To demonstrate that the restrictions were the product of collusion, the complaint in Diamond stitches together a relationship between Melvin Capital, a hedge fund with a $12,500,000,000 short position in GameStop, and Robinhood.[17]  Melvin’s position in GameStop and the subsequent rise of the “meme stock” caused it to lose an enormous amount of its net worth—close to 30%.  In order to save the hedge fund two other hedge funds invested in Melvin, Citadel and Point72 Asset Management, which sent $2,750,000,000 Melvin’s way.[18]  Importantly, the complaint notes that around 40% of Robinhood’s revenue comes from Citadel.[19]  The complaint attacks Robinhood by arguing that the restriction came about for “anti-competitive” reasons and “was nothing more than a blatant conflict of interest and obvious monopolistic activity.[20]  Robinhood’s CEO Vlad Tenev strongly denies any collusion took place, and instead insists that such claims are “absolutely false” and “market-distorting.”[21]

          As a final challenge for these plaintiffs, the Robinhood User Agreement contains an Arbitration Clause, requiring any dispute to remain outside the courtroom.[22]  However, this is not an absolute bar as Robinhood is a member of the Financial Industry Regulatory Authority (FINRA).[23]  Under FINRA there are some exceptions to an arbitration clause for class actions, but how a judge will rule on that issue is anyone’s guess.[24]  That being said, the U.S. Supreme Court ruled “in several cases to allow companies expansive use and application of arbitration clauses.”[25]

          One thing is for certain, social media has just as much play in the lawsuit as it did in the meteoric rise of the “meme stock.”  Redditors immediately created a new subreddit entitled ‘r/ClassActionRobinHood’ in order to “coordinate efforts for a lawsuit.”[26]  The subreddit gained over 31,000 new members in 24 hours.[27]  One lawyer described the participation as “unprecedented.”[28]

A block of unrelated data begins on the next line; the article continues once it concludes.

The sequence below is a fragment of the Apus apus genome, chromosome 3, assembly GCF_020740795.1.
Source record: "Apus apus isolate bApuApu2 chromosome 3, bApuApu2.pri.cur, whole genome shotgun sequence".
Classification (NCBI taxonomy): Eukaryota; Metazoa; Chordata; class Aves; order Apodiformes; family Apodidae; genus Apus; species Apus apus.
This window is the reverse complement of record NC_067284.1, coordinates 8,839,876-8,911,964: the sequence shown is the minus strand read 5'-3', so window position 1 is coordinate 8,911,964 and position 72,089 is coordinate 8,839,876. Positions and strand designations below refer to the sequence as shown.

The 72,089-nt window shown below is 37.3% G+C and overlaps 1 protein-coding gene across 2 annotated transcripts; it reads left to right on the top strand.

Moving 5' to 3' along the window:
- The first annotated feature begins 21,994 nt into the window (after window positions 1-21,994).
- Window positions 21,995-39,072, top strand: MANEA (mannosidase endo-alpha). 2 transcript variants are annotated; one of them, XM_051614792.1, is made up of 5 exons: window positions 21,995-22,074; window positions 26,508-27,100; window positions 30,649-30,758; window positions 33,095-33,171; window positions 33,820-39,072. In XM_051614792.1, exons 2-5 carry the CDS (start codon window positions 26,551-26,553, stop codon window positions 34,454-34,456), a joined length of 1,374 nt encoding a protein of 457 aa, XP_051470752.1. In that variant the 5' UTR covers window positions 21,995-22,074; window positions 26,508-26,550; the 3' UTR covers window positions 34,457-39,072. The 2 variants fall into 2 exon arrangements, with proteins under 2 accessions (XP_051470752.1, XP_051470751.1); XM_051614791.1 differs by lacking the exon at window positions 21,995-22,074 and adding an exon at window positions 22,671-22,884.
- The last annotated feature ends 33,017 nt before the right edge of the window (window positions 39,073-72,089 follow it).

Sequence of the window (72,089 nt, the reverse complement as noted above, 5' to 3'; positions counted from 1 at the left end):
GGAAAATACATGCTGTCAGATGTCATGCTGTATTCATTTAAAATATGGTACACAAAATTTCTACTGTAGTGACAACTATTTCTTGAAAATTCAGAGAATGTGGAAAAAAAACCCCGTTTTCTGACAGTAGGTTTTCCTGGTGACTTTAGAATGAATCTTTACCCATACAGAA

With so many factors at play here, like the enforceability of the arbitration clause, the assertions of collusion, calls for government regulation, and the interplay between Wall Street and social media, these lawsuits will likely be a fixture on financial news outlets and the legal community for some time.  Regardless, the rise and fall of the “meme stock” in the early days of 2021 served to entertain and fascinate us all.

[1] Nicole Banas, Robinhood faces revised suit over GameStop ‘short squeeze’, (Feb. 12, 2021).

[2] Megan Leonhardt, Robinhood now faces roughly 90 lawsuits after GameStop trading halt—here’s how customers might actually get their day in court, CNBC (Feb. 17, 2021),

[3] Banas, supra note 1.

[4] Id.

[5] Alexandria Ocasio-Cortez (@AOC), Twitter (Jan. 28, 2021, 10:36 AM),

[6] Ben Popken, Under fire, Robinhood CEO apologizes to Congress for restricting trading, NBC News (Feb. 18, 2021),

[7] Robinhood CEO Testimony Transcript GameStop Hearing February 18 (Feb. 18, 2021), february-18.

[8] Id.

[9] Leonhardt, supra note 2.

[10] Id.

[11] Class Action Complaint, Diamond v. Robinhood Financial, LLC, No. 6:21-cv-00207 (M.D.Fla. Jan. 29, 2021).

[12] Id.

[13] Jeff John Roberts, Robinhood is being sued over the GameStop meltdown. Do investors have a case?, Fortune (Jan. 28, 2021),

[14] Tom Hals, Analysis: Robinhood and Reddit protected from lawsuits by user agreement, Congress, Reuters (Jan. 30, 2021),

[15] Chris Dolmetsch, Robinhood lawsuits: Traders face hurdles to prove wrongdoing, Property Casualty 360 (Jan. 29, 2021),

[16] Id.

[17] Id.

[18] Id.

[19] Id.

[20] Id.

[21] Robinhood CEO Testimony Transcript GameStop Hearing February 18, supra note 7.

[22]Marcia Brown, How the Supreme Court Protects Robinhood, The American Prospect (Feb. 2, 2021),

[23] Id.

[24] Id.

[25] Id.

[26] Fenado Alfonso III, Class-action lawsuit filed against Robinhood following outrage over GameStop stock restriction (Jan. 29, 2021),

[27] Id.

[28] Id.